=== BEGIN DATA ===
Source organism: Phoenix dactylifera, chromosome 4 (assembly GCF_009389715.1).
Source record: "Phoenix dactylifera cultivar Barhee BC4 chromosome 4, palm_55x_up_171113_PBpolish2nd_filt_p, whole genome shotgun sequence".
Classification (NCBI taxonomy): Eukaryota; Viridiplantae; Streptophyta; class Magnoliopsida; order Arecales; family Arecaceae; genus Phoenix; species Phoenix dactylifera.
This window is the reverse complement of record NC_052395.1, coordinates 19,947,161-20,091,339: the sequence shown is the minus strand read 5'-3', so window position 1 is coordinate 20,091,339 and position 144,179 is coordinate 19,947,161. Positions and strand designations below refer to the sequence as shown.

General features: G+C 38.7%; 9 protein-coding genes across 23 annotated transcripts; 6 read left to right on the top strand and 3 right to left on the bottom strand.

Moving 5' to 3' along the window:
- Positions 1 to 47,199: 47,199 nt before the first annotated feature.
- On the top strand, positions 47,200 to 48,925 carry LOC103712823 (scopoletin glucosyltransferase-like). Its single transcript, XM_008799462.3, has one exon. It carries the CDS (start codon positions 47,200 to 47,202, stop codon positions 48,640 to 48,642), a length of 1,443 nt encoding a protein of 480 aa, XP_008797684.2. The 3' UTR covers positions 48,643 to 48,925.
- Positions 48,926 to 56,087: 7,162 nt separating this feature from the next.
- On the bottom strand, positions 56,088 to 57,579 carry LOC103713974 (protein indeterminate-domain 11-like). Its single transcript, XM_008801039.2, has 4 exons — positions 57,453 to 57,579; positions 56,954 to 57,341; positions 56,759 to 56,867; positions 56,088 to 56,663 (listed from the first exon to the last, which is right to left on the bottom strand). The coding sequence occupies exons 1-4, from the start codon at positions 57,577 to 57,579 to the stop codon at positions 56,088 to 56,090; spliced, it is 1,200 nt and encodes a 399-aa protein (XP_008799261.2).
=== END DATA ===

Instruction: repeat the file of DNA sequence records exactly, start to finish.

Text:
Source organism: Phoenix dactylifera, chromosome 4 (assembly GCF_009389715.1).
Source record: "Phoenix dactylifera cultivar Barhee BC4 chromosome 4, palm_55x_up_171113_PBpolish2nd_filt_p, whole genome shotgun sequence".
Classification (NCBI taxonomy): Eukaryota; Viridiplantae; Streptophyta; class Magnoliopsida; order Arecales; family Arecaceae; genus Phoenix; species Phoenix dactylifera.
This window is the reverse complement of record NC_052395.1, coordinates 19,947,161-20,091,339: the sequence shown is the minus strand read 5'-3', so window position 1 is coordinate 20,091,339 and position 144,179 is coordinate 19,947,161. Positions and strand designations below refer to the sequence as shown.

General features: G+C 38.7%; 9 protein-coding genes across 23 annotated transcripts; 6 read left to right on the top strand and 3 right to left on the bottom strand.

Moving 5' to 3' along the window:
- Positions 1 to 47,199: 47,199 nt before the first annotated feature.
- On the top strand, positions 47,200 to 48,925 carry LOC103712823 (scopoletin glucosyltransferase-like). Its single transcript, XM_008799462.3, has one exon. It carries the CDS (start codon positions 47,200 to 47,202, stop codon positions 48,640 to 48,642), a length of 1,443 nt encoding a protein of 480 aa, XP_008797684.2. The 3' UTR covers positions 48,643 to 48,925.
- Positions 48,926 to 56,087: 7,162 nt separating this feature from the next.
- On the bottom strand, positions 56,088 to 57,579 carry LOC103713974 (protein indeterminate-domain 11-like). Its single transcript, XM_008801039.2, has 4 exons — positions 57,453 to 57,579; positions 56,954 to 57,341; positions 56,759 to 56,867; positions 56,088 to 56,663 (listed from the first exon to the last, which is right to left on the bottom strand). The coding sequence occupies exons 1-4, from the start codon at positions 57,577 to 57,579 to the stop codon at positions 56,088 to 56,090; spliced, it is 1,200 nt and encodes a 399-aa protein (XP_008799261.2).